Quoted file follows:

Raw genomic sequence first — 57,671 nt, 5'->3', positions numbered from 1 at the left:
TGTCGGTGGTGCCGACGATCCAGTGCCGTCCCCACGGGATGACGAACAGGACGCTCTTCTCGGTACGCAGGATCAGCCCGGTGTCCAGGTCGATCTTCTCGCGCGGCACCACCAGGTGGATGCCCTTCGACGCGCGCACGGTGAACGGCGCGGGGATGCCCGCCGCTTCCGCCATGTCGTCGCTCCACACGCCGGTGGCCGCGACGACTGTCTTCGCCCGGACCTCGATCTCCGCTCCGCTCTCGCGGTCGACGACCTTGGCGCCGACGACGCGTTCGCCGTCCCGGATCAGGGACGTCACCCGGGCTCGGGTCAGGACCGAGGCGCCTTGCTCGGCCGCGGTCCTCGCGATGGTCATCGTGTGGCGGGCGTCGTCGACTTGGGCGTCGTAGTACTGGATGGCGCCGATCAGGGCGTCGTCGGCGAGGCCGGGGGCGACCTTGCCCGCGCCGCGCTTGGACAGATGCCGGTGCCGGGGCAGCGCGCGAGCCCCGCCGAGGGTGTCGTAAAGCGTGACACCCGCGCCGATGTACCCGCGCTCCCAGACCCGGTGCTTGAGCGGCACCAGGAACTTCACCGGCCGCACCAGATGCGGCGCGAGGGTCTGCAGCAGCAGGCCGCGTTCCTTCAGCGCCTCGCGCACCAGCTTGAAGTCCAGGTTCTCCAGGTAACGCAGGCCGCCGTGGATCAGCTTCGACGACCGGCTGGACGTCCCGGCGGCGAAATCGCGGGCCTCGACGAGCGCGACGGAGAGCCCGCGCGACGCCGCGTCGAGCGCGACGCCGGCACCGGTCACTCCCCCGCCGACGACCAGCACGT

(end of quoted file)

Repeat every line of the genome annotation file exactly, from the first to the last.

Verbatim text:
Raw genomic sequence first — 57,671 nt, 5'->3', positions numbered from 1 at the left:
TGTCGGTGGTGCCGACGATCCAGTGCCGTCCCCACGGGATGACGAACAGGACGCTCTTCTCGGTACGCAGGATCAGCCCGGTGTCCAGGTCGATCTTCTCGCGCGGCACCACCAGGTGGATGCCCTTCGACGCGCGCACGGTGAACGGCGCGGGGATGCCCGCCGCTTCCGCCATGTCGTCGCTCCACACGCCGGTGGCCGCGACGACTGTCTTCGCCCGGACCTCGATCTCCGCTCCGCTCTCGCGGTCGACGACCTTGGCGCCGACGACGCGTTCGCCGTCCCGGATCAGGGACGTCACCCGGGCTCGGGTCAGGACCGAGGCGCCTTGCTCGGCCGCGGTCCTCGCGATGGTCATCGTGTGGCGGGCGTCGTCGACTTGGGCGTCGTAGTACTGGATGGCGCCGATCAGGGCGTCGTCGGCGAGGCCGGGGGCGACCTTGCCCGCGCCGCGCTTGGACAGATGCCGGTGCCGGGGCAGCGCGCGAGCCCCGCCGAGGGTGTCGTAAAGCGTGACACCCGCGCCGATGTACCCGCGCTCCCAGACCCGGTGCTTGAGCGGCACCAGGAACTTCACCGGCCGCACCAGATGCGGCGCGAGGGTCTGCAGCAGCAGGCCGCGTTCCTTCAGCGCCTCGCGCACCAGCTTGAAGTCCAGGTTCTCCAGGTAACGCAGGCCGCCGTGGATCAGCTTCGACGACCGGCTGGACGTCCCGGCGGCGAAATCGCGGGCCTCGACGAGCGCGACGGAGAGCCCGCGCGACGCCGCGTCGAGCGCGACGCCGGCACCGGTCACTCCCCCGCCGACGACCAGCACGT